Over 500 people have made it into space. To join them, at least with NASA, the basic requirements aren’t that intimidating. It’s the competition that’s a killer.
NASA’s last class had over 18,300 applicants for 12 positions. Maybe you can apply more than once, since there’s no age requirement (applicants are typically between 26 to 46-years-old.) John Glenn was 77, though a lot of people thought being the first American to orbit the Earth and then a US Senator weighed into the decision to send him on a shuttle mission.
If you’re planning your future, here goes.
- NASA is part of the American government, so you need to be a US citizen
- You must have a bachelor’s degree in engineering, biological or physical science, computer science, or math. Get working on your STEM courses
- Then accumulate three years of related professional experience or 1,000 hours of piloting
- Pass NASA’s long-duration astronaut physical
There are multiple parts to the physical. For example, you need 20/20 vision, although using glasses or LASIK surgery is okay. You also must fit into a spacesuit. With the snazzy new suits provided by SpaceX, maybe more body types will be accommodated than in the past.
NASA astronauts are required to pass military water survival training, pass a flying syllabus, and become SCUBA qualified, which includes a swim test. They also have to successfully complete training on the systems that run the International Space Station, extravehicular activity skills training for spacewalks, robotics skills training, and aircraft flight readiness training.
Thanks to quickanddirtytips for NASA’s list, but don’t despair. The Russians have suspended their tourist program, but maybe you can come up with the $250,000 ticket price for a short tourist hop with Virgin Galactic… sometime soon. Various startups will compete for your fare… sometime not quite as soon. Keep an eye on Elon Musk. He may offer a trip around the Moon or even to Mars. It wouldn’t hurt to make friends with a billionaire now so you’re ready.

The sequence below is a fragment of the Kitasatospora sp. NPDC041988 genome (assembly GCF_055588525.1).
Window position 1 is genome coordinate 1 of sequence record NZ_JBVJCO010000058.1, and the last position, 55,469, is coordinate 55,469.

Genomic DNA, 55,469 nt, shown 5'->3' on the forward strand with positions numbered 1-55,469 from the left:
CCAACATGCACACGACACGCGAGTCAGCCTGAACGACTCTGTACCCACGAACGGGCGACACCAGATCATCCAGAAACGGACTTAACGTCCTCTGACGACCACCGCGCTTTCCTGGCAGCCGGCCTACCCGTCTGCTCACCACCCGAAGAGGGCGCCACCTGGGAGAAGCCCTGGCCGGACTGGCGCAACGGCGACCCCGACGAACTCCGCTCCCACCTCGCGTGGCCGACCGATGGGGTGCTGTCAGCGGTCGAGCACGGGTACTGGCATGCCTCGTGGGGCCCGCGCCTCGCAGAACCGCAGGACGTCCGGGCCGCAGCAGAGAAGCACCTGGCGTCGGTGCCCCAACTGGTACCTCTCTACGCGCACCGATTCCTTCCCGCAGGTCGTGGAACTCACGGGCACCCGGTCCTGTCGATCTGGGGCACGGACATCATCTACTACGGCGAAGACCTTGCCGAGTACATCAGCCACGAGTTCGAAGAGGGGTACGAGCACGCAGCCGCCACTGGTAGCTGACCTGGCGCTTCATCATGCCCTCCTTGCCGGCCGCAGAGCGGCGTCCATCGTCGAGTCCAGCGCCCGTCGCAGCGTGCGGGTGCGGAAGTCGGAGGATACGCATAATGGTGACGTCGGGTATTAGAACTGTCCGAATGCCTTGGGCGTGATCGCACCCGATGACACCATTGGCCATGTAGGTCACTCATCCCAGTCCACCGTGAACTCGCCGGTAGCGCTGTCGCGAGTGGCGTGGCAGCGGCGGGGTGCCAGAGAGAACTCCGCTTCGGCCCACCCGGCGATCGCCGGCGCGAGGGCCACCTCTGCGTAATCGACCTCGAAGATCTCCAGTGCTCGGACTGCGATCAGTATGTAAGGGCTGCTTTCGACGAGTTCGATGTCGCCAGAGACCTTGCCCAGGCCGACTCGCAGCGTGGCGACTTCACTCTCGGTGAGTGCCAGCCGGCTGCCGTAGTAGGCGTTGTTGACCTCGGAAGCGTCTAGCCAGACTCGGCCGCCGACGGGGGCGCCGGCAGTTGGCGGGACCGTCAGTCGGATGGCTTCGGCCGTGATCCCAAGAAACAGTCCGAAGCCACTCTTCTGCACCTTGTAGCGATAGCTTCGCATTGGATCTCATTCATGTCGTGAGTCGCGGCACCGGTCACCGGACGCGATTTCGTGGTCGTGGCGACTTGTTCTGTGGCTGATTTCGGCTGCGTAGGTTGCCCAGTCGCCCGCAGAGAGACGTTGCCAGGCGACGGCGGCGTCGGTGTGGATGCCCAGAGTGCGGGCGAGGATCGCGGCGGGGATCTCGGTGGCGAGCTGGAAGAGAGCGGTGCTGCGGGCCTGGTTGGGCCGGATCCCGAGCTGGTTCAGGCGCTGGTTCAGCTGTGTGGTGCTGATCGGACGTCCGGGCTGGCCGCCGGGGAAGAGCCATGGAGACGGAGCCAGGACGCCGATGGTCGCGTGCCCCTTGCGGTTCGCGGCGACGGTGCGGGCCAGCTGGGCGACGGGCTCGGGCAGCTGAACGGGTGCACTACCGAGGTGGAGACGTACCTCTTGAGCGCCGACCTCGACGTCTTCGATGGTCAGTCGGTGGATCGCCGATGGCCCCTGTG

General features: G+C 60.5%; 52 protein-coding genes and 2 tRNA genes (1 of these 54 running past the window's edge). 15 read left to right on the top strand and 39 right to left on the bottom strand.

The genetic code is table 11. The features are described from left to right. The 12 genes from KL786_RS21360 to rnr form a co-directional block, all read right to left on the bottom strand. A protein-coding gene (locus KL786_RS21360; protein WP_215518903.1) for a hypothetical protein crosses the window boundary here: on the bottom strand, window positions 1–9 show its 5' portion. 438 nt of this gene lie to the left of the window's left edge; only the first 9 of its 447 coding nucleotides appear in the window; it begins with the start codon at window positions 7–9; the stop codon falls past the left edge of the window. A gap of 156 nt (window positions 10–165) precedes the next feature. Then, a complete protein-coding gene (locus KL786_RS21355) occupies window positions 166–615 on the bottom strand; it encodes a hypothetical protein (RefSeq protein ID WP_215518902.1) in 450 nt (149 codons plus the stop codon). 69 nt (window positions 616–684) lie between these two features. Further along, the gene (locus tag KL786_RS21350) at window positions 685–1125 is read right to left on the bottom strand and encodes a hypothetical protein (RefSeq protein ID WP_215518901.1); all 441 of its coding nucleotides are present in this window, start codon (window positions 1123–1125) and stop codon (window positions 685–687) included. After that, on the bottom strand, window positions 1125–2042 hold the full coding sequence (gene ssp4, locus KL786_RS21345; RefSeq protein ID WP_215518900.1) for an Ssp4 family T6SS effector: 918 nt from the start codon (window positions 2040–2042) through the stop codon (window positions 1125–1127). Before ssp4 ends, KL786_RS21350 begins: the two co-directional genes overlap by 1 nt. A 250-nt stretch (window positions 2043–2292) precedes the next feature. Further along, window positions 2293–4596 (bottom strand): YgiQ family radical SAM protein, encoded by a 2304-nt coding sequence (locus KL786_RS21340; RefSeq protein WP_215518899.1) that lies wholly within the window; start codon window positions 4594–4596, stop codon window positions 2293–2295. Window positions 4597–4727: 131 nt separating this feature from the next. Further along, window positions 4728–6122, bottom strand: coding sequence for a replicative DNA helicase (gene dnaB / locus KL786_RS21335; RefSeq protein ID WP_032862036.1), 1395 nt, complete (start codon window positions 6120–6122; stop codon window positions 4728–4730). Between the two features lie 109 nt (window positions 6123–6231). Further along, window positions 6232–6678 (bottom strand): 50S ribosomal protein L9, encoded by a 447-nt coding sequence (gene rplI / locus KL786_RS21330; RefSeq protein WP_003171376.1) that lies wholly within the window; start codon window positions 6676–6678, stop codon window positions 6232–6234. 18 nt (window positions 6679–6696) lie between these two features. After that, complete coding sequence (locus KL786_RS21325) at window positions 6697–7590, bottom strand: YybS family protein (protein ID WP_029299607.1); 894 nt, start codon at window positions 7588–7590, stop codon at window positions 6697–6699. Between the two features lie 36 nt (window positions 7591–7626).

The launch window for NASA’s next Mars rover opens in a month, on July 20th. Headed to a crater that once contained a liquid water lake, will it find biosignatures? That is, evidence of life? Before we worry about that, will it land safely? The curse of Mars still nibbles at my mind.
The world that we see
Can’t show, normally,
Because of gravity.
So Einstein and Bose,
A century ago,
Said get atoms cold,
Really, really cold.
Now those NASA imps
Gives us all a glimpse,
Coming to grips
With quantum tricks.
A tool for you and me,
Created so cleverly,
To parse relativity
And search for dark energy.
Calculate the transition temperature for yourself 😉
A team of NASA scientists unveiled the first results from BEC (Bose Einstein Condensate) experiments aboard the International Space Station, where particles can be manipulated free from Earthly constraints, creating the fifth state of matter.
Aboard the ISS, the BECs lasted more than a second, offering the team an unprecedented chance to study their properties. phys.org